Hovering like a pink hummingbird hawk-moth by the closed bathroom door, Nessa overlooked Rónán’s quip and opted instead for magnanimity. “You know, Sweetie,” she said, “you’re far better off this way. There are other fish in the rivers.”

Rónán, his waist wrapped in a 2009 Los Angeles Lakers NBA Champions towel and staring into the mirror, was about to retort. But he changed his mind. He was smiling, but the smile was not at all like his usual smile.

Something—something just beyond the grasp of his hippocampus—had slipped away. The enigma was akin to digesting a dense passage from The Civil War in France, imagining a word in one of its paragraphs, and rereading that paragraph immediately but being unable to find the word. Was it really there? Rónán struggled now to put his finger on what it was that was eluding him.

Once, when Rónán was a boy—it was towards the end of Bill Clinton’s second term—Nessa had arranged a surprise birthday weekend for Ira of flyfishing on private water. In the traditional territory of the Yana Yahi, three-plus hours northeast of San Francisco by silver 1988 BMW 325isA. On the Friday evening drive up into the mountains, Ira—usually taciturn, but loquacious behind the wheel, and woke before woke was chic—told Nessa and Rónán that he’d read Yana men and women spoke different tongues from each other.

The second night, over dinner, Ira claimed it was impossible to catch anything because it was too sunny and hot outside.

“I can do it, Daddy,” Rónán said.

After ice cream sundaes, Ira selected a tiny sulphur dun at the fly shop adjacent the lobby, and retrieved his three-piece Sage rod from the top row of the handcarved wooden wall rack on the redwood deck of the lodge. The three Fielders strolled down the front lawn to the edge of the deep Home Pool.

Ira knotted the sulphur dun to a 7X tippet, sprinkled floatant on the fly, and pressed up against Rónán’s back to guide their collaborative right-handed back cast and forward cast. The celadon floating line and fluorocarbon leader unfurled tightly and straight above the alder-shaded stream. The sulphur fly soft-landed on the fast glassy seam of the current against the far bank, and began its drag-free drift. Within seconds, a fifteen-inch rainbow trout rose and sucked down the fly. The line tugged twice; Rónán struck and set the hook. The rod bent, Rónán lifted it and reeled in the rainbow, and Ira netted it.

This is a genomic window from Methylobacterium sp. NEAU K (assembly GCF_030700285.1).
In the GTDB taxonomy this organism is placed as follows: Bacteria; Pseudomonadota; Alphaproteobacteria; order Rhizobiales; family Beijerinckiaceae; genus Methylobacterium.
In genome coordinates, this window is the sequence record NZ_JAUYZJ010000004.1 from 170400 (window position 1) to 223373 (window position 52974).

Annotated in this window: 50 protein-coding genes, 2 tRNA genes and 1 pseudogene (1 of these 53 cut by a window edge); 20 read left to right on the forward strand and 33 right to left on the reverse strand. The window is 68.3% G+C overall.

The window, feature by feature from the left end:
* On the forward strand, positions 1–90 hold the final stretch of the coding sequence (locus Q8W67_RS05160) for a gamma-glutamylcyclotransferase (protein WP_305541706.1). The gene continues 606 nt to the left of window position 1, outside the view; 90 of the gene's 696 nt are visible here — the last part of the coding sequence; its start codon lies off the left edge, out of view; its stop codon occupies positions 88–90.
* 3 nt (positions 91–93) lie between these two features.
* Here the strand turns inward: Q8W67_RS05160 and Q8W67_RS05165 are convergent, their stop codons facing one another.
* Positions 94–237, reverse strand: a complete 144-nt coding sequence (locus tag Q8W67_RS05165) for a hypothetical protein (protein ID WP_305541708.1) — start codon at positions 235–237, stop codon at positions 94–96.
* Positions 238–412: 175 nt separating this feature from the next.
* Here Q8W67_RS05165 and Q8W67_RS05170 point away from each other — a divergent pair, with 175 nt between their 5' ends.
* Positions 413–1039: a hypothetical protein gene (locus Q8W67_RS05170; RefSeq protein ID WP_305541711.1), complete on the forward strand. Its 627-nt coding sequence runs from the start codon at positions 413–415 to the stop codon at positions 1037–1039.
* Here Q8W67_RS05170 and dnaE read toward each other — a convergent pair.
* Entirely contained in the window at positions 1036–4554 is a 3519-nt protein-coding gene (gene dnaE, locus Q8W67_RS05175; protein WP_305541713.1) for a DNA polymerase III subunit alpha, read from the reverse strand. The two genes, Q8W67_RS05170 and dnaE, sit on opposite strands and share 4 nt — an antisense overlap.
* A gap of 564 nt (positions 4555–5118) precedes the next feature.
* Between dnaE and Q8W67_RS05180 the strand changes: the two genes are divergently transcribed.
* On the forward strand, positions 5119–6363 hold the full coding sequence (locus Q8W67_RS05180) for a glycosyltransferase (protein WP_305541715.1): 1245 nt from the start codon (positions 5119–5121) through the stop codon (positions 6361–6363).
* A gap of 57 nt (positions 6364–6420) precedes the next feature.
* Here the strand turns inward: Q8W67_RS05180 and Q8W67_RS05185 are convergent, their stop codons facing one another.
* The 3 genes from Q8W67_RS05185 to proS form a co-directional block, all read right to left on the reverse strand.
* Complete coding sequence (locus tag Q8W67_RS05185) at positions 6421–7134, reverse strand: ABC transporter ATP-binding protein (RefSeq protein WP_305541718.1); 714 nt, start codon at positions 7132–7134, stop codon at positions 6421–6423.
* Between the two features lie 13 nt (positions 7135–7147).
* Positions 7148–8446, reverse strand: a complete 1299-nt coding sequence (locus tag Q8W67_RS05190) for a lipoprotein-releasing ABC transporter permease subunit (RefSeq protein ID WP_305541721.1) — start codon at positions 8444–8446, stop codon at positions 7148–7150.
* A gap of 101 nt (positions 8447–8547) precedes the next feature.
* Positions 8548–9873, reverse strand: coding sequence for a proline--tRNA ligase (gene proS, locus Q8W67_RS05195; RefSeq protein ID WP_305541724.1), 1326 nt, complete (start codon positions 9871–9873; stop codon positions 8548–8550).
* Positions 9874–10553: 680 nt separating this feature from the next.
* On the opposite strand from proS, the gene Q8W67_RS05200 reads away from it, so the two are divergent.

“That’s how it’s done, Daddy,” Rónán said, smiling and handing the rod back to Ira. Then, Rónán had knelt down, dipped his hands into the cool fresh water, unhooked the barb from the fish’s jaw, and released her back into the wild.

All that was an abstraction. Now, Rónán remembered what it was he’d been struggling to remember: the image landed in his mind. It was a grandstanding line, a throwaway, in one of the essay answers to the final exam: a student invoked Marx but relied lazily on for the quotation, which omitted an adjective, erred on the preposition, and cited to the book Herr Vogt (1860).

Rónán knew better, and had graded the student down accordingly. The accurate quotation—from two decades later—was sheltered in a loving letter from Marx to his daughter Jennychen:

There is only one effective antidote for mental suffering, and that is physical pain.

A sense of solidarity came over Rónán. For the first time of what would develop into a new compulsion, he washed his hands slowly in scalding water.

Ian Fisher

Ian Fisher's first byline appeared in his birth notice—‘Boy Arrives at Fishers’—that for more than 90% of his life hung framed on a pine-panelled wall in Montréal, and now hibernates in an L.L.Bean tote in a hall closet in Pacific Heights. Ian's newspaperman father had borrowed the name he gave Ian as his own 𝑛𝑜𝑚 𝑑𝑒 𝑔𝑢𝑒𝑟𝑟𝑒. Nowadays, when not working or otherwise engaged, Ian is reading Mavis Gallant, watching Denys Arcand, or listening to Leonard Cohen.